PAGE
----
By Matt Rooney
Bob Menendez may be on record as ‘saddened’ by the lengthy prison term facing his long-time friend and donor Salomon Melgen, Save Jerseyans, but should anyone be? More to the point: where does Menendez of all people get off accusing someone else of unethical behavior? In light of not just the company he keeps but his own behavior?
And why do drug costs figure so prominently in this year’s N.J. Senate battle?
A little background for those who are new to this story line: the senior U.S. Senator from New Jersey and veteran Democrat politician lashed out at his likely fall opponent on Friday (an attempt to divert attention from his own recent formal admonition for unethical behavior by the bipartisan Senate ethics committee) over the pricing of cancer drugs produced by Bob Hugin’s former company, Celgene, during the Republican candidate’s tenure as CEO.
Hugin’s old company, which he left shortly before joining the race, produces an array of leading-edge medicines including Revlimid (known for treating rare blood cancers) and Pomalyst (others including mantle cell lymphoma). Celgene says its high prices are necessary to continue clinical trials for dozens of other potentially life-saving drugs. Critics say that’s only part of the story and therefore a convenient excuse to increase profit margins. The cost of prescription drugs, who’s to blame, and what to do about them is now and will remain one of the more controversial topics in all of American politics.
What isn’t controversial? Or at least much less controversial?
Bob Menendez’s highly-publicized and officially condemned ethics issues.
“I am not resigning,” Menendez reportedly told journalists at an Edison event. “If anything, Bob Hugin should search his conscience about what he did to cancer patients under his leadership at Celgene.”
That’s cute. Ballsy, too, given Menendez’s track record when it comes to protecting consumers.
Remember: while Menendez is swatting at Hugin over the complexities of drug costs, a small army of elderly patients are still reeling from Dr. Melgen’s now notorious Medicare fraudulent practices which reportedly “involved convincing elderly patients on Medicare to undergo macular degeneration treatments that were not medically necessary, prescribing overpriced drugs, and falsifying records. Medicare paid for all services to these patients, resulting in millions of dollars in profit to Melgen. In 2012 alone, he received $21 million from Medicare, the highest of any doctor in the country.” [Emphasis added.]
Melgen, an eye doctor based in Florida, hauled in $177 million over the course of many years, and now he’ll serve a 17 year sentence for his objectively evil crimes.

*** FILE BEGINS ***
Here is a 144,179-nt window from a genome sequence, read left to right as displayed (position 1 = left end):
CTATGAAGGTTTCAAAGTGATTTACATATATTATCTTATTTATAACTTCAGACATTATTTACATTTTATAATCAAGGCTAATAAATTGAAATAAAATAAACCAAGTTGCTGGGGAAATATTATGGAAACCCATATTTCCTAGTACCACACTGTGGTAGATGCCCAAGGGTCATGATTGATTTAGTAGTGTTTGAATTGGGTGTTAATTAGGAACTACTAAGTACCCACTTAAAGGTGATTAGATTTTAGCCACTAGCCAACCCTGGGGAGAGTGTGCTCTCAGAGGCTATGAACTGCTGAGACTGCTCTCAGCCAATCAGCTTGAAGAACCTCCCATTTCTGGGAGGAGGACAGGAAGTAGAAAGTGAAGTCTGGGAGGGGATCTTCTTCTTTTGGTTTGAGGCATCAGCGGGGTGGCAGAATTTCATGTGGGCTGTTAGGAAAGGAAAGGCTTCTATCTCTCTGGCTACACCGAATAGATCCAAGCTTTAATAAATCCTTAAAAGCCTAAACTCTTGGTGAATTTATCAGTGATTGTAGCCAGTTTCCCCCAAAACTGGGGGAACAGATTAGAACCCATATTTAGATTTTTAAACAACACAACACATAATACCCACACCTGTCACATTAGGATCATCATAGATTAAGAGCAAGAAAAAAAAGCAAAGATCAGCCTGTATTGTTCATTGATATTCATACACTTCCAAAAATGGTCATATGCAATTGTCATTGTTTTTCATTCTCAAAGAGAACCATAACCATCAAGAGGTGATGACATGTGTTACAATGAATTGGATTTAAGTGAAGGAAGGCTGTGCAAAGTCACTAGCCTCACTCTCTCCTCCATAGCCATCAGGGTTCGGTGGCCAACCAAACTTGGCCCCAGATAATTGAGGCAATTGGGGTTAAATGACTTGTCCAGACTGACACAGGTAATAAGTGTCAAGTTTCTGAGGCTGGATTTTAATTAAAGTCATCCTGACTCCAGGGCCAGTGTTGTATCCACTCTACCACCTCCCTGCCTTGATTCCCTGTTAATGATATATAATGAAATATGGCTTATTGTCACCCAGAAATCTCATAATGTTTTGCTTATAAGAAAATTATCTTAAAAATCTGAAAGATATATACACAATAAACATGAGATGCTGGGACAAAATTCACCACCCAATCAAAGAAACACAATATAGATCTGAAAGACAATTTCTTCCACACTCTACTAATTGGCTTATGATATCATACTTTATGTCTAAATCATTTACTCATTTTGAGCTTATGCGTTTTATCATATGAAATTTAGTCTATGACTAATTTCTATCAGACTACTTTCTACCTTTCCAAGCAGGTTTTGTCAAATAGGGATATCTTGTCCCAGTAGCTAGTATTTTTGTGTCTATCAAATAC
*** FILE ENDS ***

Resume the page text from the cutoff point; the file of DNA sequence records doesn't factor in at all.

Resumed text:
Where did the money go? Apparently fine living, big vacations, and $1 million in donations to… Bob Menendez, leaving little to nothing left in the kitty to compensate Melgen’s many victims. Menendez famously received gifts including plane rides and hotel stays, too, and as a token of his affection for Melgen, Menendez leveraged his office as a federal legislator and “[i]ntervened in a matter where the Centers for Medicare & Medicaid Services (CMS) found that Dr. Melgen had overbilled Medicare by more than $8.9 million. This intervention included persistent advocacy before multiple senior CMS officials over the course of three years, reaching, at its height, your meeting with the Secretary of Health and Human Services.”
That quote comes directly from the April 26, 2018 letter “severely” admonishing Menendez for acts including failing to disclose gifts from Melgen as required by Senate rules. That letter was signed by Republican AND Democrat colleagues.
“If Menendez really had a moral compass, he wouldn’t have abused his power to try and short circuit a federal investigation into Dr. Melgen’s Medicare fraud scheme,” said Hugin on Friday, responding to Menendez. “A criminal scheme that saw him steal tens of millions of dollars by splitting single dose vials of expensive eye drugs and performing unnecessary operations that left patients blind, and then using the ill-gotten gains to lavish Menendez with expensive gifts and trips that the Senator tried to hide from view.”
Bob Hugin doesn’t stand accused of violating any criminal or ethical cannons.
Bob Menendez isn’t wearing orange today thanks only to a mistrial after a jury of his peers failed to convict him (or exonerate him with a “not guilty” verdict). Menendez’s behavior permitted Salomon to operate his scams, and Menendez directly benefited from Melgen’s ill-gotten gains.
Menendez doesn’t have a “moral compass” as Hugin implies. He’ll spend the next several months of the 2018 campaign cycle pretending to be outraged by Bob Hugin’s career in the pharmaceutical industry; you and I know that Menendez’s only real beef with Hugin, besides the whole challenging his reelection thing, is the fact that Menendez could only shake $58,000 out of Celgene’s PAC, a paltry haul in light of what he was able to fetch as Salomon Melgen’s man on the inside.
To get a guy like Menendez on your side? It takes a lot more cash than most taxpayers (or elderly Medicare patients) could ever hope to afford. That’s the ultimate lesson of this morality tale.
Pricing drugs is complicated. Naked greed and gangster-like behavior of the kind practiced by Bob Menendez? The sort which would make Tony Soprano blush? Much less so.